Health of Canadians demands real action on clean air

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Health of Canadians demands real action on clean air

by Nora Sobolov and Kenneth Maybee
As we begin to assess the federal government’s new Clean Air Regulatory Framework, the Canadian Lung Association has several stark facts squarely in view:
·        Six million Canadians – one in every five – currently suffers from lung disease;
·        2.5 million Canadians have asthma and the rate in children is 4 times higher than it was 20 years ago;
·        COPD – Chronic Obstructive Pulmonary Disease – is the 4th leading cause of death in Canada, and the only one still rising;
·        One Canadian dies every 20 minutes from lung disease;
·        Lung illness costs Canada more than $15 billion each year. This includes the direct costs to the health care system as well as the estimated cost of lost work time and degraded productivity.
The links between air pollution and respiratory illness are strong and well established scientifically. The increases in deaths and hospital visits related to respiratory illness during urban smog events are just the tip of the iceberg. There is growing evidence as well that global warming will further erode lung health. Changes in temperature and precipitation due to climate change are predicted to increase air pollution levels, forest fires, mould growth and pollen levels, all of which exacerbate lung disease.
When we consider any program or policy on clean air, The Lung Association’s bottom line is quite simple: will these actions produce absolute reductions in air pollution and greenhouse gases. Only real reductions will improve the air we breathe and lower the current staggering burden of lung disease in Canada.
From this perspective the federal government’s new regulatory framework is cause for both encouragement and concern.
On the air pollution side, the proposal to introduce regulations that mandate hard caps and significant reductions for major pollutants is an important, groundbreaking step forward. If the projected reductions in air pollutants are achieved, it will literally save thousands of lives and improve the quality of life for millions of Canadians suffering from respiratory illness. Also positive is the plan to regulate the contaminants affecting indoor air quality, such as radon, pollutants for cleaning products, and off-gassing from new carpets. Since Canadians spend 90% of their time indoors, it is critically important that we ensure that indoor environments are clean and healthy.
On the climate change side, the government’s proposed reliance on intensity-based targets – reductions in emissions per unit of production – raises serious concerns from a health perspective. The government’s projection of an absolute reduction in greenhouse gases by 2020 of 20% (from 2006 levels) would mean a significant improvement. However, the unanswered question Canadians must ask is: will an intensity-based approach actually deliver the results the government anticipates.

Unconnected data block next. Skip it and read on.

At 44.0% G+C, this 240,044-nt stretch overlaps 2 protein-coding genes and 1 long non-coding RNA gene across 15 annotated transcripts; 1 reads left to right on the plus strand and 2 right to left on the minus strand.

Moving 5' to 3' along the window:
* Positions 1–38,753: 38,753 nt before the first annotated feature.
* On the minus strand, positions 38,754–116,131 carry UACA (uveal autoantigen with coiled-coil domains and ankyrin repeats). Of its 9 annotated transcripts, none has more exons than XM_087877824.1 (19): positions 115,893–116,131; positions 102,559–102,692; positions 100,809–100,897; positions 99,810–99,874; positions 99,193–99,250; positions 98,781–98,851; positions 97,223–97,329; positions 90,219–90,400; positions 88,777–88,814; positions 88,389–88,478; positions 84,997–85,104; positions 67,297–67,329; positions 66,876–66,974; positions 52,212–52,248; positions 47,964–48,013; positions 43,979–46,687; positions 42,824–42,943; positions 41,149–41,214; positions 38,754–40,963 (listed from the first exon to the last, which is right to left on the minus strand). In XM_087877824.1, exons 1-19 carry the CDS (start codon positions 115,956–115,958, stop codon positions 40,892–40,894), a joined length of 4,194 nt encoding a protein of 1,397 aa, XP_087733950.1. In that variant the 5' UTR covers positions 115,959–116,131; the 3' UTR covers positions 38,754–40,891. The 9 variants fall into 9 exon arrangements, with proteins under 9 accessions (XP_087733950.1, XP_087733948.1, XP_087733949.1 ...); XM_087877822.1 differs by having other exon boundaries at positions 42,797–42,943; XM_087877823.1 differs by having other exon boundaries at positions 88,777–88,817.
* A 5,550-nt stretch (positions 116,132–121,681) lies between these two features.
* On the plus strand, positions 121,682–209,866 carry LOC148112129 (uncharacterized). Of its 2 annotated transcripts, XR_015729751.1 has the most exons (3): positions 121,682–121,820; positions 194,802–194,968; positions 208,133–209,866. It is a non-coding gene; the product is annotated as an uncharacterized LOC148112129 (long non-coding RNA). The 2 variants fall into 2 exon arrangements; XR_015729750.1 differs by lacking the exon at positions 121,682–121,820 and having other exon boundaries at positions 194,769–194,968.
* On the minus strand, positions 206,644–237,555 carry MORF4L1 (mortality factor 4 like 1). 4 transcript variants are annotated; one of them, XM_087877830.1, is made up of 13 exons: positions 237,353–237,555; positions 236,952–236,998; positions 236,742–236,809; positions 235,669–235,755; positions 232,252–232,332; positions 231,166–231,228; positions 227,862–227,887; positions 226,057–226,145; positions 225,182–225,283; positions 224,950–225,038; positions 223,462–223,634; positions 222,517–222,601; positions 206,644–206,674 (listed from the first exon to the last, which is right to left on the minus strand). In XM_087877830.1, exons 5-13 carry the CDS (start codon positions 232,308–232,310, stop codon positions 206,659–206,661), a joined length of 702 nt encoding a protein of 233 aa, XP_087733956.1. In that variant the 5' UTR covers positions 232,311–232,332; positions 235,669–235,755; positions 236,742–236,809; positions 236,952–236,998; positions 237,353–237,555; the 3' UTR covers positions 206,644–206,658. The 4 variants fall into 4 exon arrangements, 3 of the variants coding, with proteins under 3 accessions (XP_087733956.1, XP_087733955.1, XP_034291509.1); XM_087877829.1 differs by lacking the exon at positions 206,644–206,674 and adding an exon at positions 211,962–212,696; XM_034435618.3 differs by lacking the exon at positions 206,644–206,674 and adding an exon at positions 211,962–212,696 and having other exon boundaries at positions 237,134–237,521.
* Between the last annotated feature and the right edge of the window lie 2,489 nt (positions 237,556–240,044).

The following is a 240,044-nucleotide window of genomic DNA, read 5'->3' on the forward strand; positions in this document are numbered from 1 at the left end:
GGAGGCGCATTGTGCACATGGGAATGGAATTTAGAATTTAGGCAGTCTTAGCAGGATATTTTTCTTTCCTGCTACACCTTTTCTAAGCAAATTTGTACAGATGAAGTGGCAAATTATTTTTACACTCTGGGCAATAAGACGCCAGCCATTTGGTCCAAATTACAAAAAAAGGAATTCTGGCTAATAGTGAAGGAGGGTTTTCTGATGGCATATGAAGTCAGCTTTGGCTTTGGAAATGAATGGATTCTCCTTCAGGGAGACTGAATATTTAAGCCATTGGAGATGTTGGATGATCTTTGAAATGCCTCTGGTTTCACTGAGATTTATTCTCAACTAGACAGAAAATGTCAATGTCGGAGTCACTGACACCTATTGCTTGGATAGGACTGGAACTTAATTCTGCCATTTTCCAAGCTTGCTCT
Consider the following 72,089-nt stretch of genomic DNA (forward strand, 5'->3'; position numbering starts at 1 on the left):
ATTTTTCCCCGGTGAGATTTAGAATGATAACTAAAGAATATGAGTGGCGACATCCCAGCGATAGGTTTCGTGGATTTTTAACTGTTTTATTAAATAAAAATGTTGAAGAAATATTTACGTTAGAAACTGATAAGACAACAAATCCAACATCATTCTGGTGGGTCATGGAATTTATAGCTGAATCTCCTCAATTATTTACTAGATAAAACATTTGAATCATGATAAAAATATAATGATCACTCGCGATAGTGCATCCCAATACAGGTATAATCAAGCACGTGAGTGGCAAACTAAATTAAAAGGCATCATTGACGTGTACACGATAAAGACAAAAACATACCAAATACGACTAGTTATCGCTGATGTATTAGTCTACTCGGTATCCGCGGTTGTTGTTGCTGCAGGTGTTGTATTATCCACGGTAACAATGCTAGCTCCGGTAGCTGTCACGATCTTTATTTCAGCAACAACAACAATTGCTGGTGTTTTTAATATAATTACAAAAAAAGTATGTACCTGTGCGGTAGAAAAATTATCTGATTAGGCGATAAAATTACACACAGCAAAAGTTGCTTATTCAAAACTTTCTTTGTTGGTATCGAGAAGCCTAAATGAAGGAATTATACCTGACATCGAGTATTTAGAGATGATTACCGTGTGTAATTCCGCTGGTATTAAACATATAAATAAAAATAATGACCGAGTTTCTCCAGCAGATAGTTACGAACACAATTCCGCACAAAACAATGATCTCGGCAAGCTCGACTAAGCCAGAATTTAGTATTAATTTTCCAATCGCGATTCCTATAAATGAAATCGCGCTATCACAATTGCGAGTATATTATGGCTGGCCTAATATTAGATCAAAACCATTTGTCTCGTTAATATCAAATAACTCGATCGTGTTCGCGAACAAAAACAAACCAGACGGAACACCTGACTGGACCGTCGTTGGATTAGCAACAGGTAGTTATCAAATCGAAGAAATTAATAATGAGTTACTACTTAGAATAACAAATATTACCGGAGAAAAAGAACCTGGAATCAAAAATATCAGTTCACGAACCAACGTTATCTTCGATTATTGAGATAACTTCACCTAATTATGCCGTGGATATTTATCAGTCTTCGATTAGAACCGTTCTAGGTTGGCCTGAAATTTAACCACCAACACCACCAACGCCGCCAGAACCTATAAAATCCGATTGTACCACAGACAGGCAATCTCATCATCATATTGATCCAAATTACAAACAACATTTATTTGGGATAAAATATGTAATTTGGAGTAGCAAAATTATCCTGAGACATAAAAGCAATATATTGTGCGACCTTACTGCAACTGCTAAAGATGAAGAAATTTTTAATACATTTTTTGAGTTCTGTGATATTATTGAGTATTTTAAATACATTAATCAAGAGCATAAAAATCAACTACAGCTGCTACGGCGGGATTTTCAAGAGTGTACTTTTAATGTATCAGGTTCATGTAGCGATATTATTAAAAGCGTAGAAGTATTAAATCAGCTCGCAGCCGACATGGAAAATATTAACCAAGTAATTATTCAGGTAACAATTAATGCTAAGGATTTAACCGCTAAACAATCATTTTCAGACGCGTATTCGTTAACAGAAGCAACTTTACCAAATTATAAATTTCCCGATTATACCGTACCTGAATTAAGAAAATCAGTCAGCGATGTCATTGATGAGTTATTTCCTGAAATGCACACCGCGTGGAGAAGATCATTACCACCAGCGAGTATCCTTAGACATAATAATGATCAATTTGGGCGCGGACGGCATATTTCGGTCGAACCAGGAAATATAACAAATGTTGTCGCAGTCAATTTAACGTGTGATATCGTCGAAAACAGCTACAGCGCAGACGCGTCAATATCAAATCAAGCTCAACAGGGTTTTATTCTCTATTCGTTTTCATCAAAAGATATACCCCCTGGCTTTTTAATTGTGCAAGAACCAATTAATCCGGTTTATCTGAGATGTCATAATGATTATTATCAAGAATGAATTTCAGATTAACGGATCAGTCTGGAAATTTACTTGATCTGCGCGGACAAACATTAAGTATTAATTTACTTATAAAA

Intensity-based emissions in this country have gone down dramatically over the past 20 years, but total emissions have gone up as the economy has expanded. The government will need to demonstrate convincingly how its new approach will achieve the critical goal of absolute reductions in GHGs. A further concern is that the proposed compliance mechanisms under the regulations may be too generous in providing industry with alternatives to real reductions in emissions.
Beyond those concerns there is the additional question about the government’s plans post-2020. The government has stated that its goal is to achieve a 60% to 70% reduction in greenhouses gases by 2050, but the strategy for actually getting there is not addressed in the announced plan. Canadians need – and deserve – a long-term solution to smog-choked air and rising rates of lung disease.
We will need leadership at the national level to achieve the much-needed reductions in air pollution, greenhouse gas emissions and rising rates of respiratory disease for the long-term if Canadians are truly going to be able to breathe easier.
The Lung Association stands ready to work with the government, the opposition parties and other stakeholders on strong, long-term, strategies to reduce air pollution – which kills thousands of Canadians every year - and on serious steps to reduce greenhouse gases. We are hopeful the other national health organizations will do the same.
We urge all parties to work constructively towards real progress on air quality – the six million Canadians suffering from lung disease simply cannot wait any longer.
The government’s proposed Clean Air Regulatory Framework offers some promise – but much work remains to be done.
Nora Sobolov is the President and CEO of The Lung Association
Kenneth Maybee is the Chair of Environmental Issues for The Lung Association
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Page Last Updated: 07/07/2008